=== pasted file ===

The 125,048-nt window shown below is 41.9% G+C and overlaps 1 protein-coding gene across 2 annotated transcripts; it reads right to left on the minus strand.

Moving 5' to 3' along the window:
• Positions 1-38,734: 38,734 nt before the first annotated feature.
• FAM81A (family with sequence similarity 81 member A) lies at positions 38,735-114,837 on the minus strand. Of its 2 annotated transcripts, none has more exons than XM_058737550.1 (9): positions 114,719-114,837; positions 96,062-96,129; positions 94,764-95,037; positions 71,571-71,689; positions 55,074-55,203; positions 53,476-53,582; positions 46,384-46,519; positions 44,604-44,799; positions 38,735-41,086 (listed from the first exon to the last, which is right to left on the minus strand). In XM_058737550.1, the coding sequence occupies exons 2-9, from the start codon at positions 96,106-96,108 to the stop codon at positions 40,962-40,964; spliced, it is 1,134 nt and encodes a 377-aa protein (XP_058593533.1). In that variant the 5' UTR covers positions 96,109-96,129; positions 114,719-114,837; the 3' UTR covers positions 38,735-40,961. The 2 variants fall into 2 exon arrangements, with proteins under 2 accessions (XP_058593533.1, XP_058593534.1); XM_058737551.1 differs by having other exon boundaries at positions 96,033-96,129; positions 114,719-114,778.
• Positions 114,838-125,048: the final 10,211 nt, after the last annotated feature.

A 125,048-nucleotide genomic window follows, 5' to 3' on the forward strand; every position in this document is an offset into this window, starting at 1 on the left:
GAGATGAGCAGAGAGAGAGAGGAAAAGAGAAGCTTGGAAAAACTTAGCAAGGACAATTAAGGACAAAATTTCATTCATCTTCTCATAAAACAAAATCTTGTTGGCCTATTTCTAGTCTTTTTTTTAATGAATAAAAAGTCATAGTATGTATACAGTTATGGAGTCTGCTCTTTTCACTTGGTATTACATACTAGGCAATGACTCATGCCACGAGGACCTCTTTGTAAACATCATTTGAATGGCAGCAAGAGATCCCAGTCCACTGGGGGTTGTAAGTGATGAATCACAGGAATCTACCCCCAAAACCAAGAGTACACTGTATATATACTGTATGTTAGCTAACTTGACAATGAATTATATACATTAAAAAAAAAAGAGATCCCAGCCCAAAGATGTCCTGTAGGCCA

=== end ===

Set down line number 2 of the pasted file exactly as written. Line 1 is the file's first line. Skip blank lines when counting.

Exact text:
Moving 5' to 3' along the window: